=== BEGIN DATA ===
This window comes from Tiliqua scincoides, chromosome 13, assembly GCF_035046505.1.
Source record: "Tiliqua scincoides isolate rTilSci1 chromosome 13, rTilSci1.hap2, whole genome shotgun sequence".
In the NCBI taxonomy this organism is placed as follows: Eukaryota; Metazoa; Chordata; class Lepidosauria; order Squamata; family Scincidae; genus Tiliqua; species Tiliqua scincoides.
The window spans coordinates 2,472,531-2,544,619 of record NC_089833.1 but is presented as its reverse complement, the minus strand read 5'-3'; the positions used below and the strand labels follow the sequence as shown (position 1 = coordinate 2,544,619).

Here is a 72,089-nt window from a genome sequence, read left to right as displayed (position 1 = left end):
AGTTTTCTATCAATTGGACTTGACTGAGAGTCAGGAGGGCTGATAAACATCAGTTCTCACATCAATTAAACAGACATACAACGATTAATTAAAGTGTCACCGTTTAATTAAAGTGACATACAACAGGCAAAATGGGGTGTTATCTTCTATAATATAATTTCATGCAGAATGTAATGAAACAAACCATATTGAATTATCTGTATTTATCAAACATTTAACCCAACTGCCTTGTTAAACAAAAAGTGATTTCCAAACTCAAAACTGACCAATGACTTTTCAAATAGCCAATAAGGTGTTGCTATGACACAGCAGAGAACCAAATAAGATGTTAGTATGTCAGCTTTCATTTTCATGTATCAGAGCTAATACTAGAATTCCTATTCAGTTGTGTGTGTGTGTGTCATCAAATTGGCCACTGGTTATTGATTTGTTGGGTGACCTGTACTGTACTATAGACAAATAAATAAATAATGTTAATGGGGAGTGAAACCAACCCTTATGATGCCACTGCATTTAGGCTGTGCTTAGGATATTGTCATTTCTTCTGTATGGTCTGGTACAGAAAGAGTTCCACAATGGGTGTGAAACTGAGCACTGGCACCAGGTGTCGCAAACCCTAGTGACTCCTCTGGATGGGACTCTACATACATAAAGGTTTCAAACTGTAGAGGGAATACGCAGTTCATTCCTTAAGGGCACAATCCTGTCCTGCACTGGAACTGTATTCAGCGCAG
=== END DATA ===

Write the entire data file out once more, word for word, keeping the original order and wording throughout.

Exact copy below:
This window comes from Tiliqua scincoides, chromosome 13, assembly GCF_035046505.1.
Source record: "Tiliqua scincoides isolate rTilSci1 chromosome 13, rTilSci1.hap2, whole genome shotgun sequence".
In the NCBI taxonomy this organism is placed as follows: Eukaryota; Metazoa; Chordata; class Lepidosauria; order Squamata; family Scincidae; genus Tiliqua; species Tiliqua scincoides.
The window spans coordinates 2,472,531-2,544,619 of record NC_089833.1 but is presented as its reverse complement, the minus strand read 5'-3'; the positions used below and the strand labels follow the sequence as shown (position 1 = coordinate 2,544,619).

Here is a 72,089-nt window from a genome sequence, read left to right as displayed (position 1 = left end):
AGTTTTCTATCAATTGGACTTGACTGAGAGTCAGGAGGGCTGATAAACATCAGTTCTCACATCAATTAAACAGACATACAACGATTAATTAAAGTGTCACCGTTTAATTAAAGTGACATACAACAGGCAAAATGGGGTGTTATCTTCTATAATATAATTTCATGCAGAATGTAATGAAACAAACCATATTGAATTATCTGTATTTATCAAACATTTAACCCAACTGCCTTGTTAAACAAAAAGTGATTTCCAAACTCAAAACTGACCAATGACTTTTCAAATAGCCAATAAGGTGTTGCTATGACACAGCAGAGAACCAAATAAGATGTTAGTATGTCAGCTTTCATTTTCATGTATCAGAGCTAATACTAGAATTCCTATTCAGTTGTGTGTGTGTGTGTCATCAAATTGGCCACTGGTTATTGATTTGTTGGGTGACCTGTACTGTACTATAGACAAATAAATAAATAATGTTAATGGGGAGTGAAACCAACCCTTATGATGCCACTGCATTTAGGCTGTGCTTAGGATATTGTCATTTCTTCTGTATGGTCTGGTACAGAAAGAGTTCCACAATGGGTGTGAAACTGAGCACTGGCACCAGGTGTCGCAAACCCTAGTGACTCCTCTGGATGGGACTCTACATACATAAAGGTTTCAAACTGTAGAGGGAATACGCAGTTCATTCCTTAAGGGCACAATCCTGTCCTGCACTGGAACTGTATTCAGCGCAG